House gears up for 'cyber week,' but security bill’s fate rests with Senate

The House is set to vote on a host of cybersecurity bills next week, but the fate of the legislation rests in the Senate.

The House is expected to approve the Cyber Intelligence Sharing and Protection Act (CISPA), which would tear down legal barriers that discourage companies from sharing data about cyber attacks. 

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The goal of the legislation is to help companies beef up their defenses against hackers who steal business secrets, rob customers’ financial information and wreak havoc on computer systems.

CISPA, sponsored by Reps. Mike Rogers (R-Mich.) and Dutch Ruppersberger (D-Md.), has more than 100 co-sponsors.

But the White House and Senate Democrats argue CISPA is inadequate.

They say any cybersecurity legislation should include tougher privacy protections and should require critical infrastructure systems to meet minimum security standards.

"Legislation without new authorities to address our nation’s critical infrastructure vulnerabilities, or legislation that would sacrifice the privacy of our citizens in the name of security, will not meet our nation's urgent needs," White House National Security Council spokeswoman Caitlin Hayden said, without explicitly mentioning CISPA.

The White House has endorsed a cybersecurity bill from Sens. Joe Lieberman (I-Conn.) and Susan Collins (R-Maine) that would empower the Homeland Security Department to set mandatory security standards for critical systems, such as electrical grids or chemical plants.

A Democratic aide said the Lieberman-Collins bill is a "priority" for Senate Majority Leader Harry Reid (D-Nev.) and "we expect to take up the legislation in the next few weeks."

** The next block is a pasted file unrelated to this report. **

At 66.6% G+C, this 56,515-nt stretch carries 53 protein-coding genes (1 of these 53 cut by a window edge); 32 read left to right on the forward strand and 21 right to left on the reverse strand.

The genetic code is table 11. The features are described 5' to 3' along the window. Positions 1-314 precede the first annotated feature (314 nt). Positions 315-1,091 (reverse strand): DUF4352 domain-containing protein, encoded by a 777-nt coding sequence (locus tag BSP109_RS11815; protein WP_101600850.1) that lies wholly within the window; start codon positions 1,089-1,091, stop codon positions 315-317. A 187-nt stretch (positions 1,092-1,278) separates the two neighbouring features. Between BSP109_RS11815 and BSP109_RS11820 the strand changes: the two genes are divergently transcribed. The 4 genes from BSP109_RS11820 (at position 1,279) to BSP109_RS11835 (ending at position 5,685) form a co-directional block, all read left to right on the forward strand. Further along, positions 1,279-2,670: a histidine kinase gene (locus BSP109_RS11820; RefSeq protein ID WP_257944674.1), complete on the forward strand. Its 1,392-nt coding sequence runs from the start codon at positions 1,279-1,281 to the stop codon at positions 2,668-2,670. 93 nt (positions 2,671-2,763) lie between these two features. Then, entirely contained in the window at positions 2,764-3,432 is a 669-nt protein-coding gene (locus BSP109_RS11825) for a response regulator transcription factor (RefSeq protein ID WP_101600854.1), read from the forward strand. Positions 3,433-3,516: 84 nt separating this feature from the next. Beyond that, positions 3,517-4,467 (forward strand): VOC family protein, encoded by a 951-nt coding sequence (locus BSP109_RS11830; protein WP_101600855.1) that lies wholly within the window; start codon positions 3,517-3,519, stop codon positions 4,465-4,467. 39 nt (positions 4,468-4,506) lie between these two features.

But it is unclear whether there are enough votes in the Senate to pass the bill.

Sen. John McCain (R-Ariz.) is rallying opposition to the measure and has introduced his own alternative bill, the Secure IT Act. Like CISPA, Secure IT focuses only on voluntary information-sharing about cyber threats. 

The bill has attracted seven GOP co-sponsors.  

McCain argued Lieberman-Collins would impose regulations that “would stymie job creation, blur the definition of private property rights and divert resources from actual cybersecurity to compliance with government mandates.”

The powerful U.S. Chamber of Commerce is also lobbying against the Lieberman-Collins bill. Companies that could be classified as critical infrastructure, such as banks, telecom companies, wireless carriers and electrical companies, are skeptical of new government regulations.

But the bill has the support of figures in the national security community including Joint Chiefs of Staff Chairman Martin Dempsey and former Homeland Security Secretary Michael Chertoff.

Chertoff, who served under President George W. Bush, argued free market pressures will not be enough to protect critical systems.

"Left to their own devices, few private companies would invest more in securing their cyber assets than the actual value of those assets," he said earlier this year. "Yet in an interconnected and interdependent world, the failure of one part of the network can have devastating collateral and cascading effects across a wide range of physical, economic and social systems."

Heavyweights from the administration, including Homeland Security Secretary Janet Napolitano, FBI Director Robert Mueller and National Security Agency Director Keith Alexander, were dispatched to Capitol Hill to emphasize the threats facing critical infrastructure.

But the House GOP leadership has indicated they will not bring any bill to the floor that includes new regulations. 

CISPA-sponsor Rogers said he has already had discussions with Senate Democrats about moving forward with the information-sharing provisions if their effort to pass the regulatory piece fails.

If the Senate manages to approve the critical infrastructure provisions, and the House passes CISPA, lawmakers would have to negotiate the differences in a conference committee.


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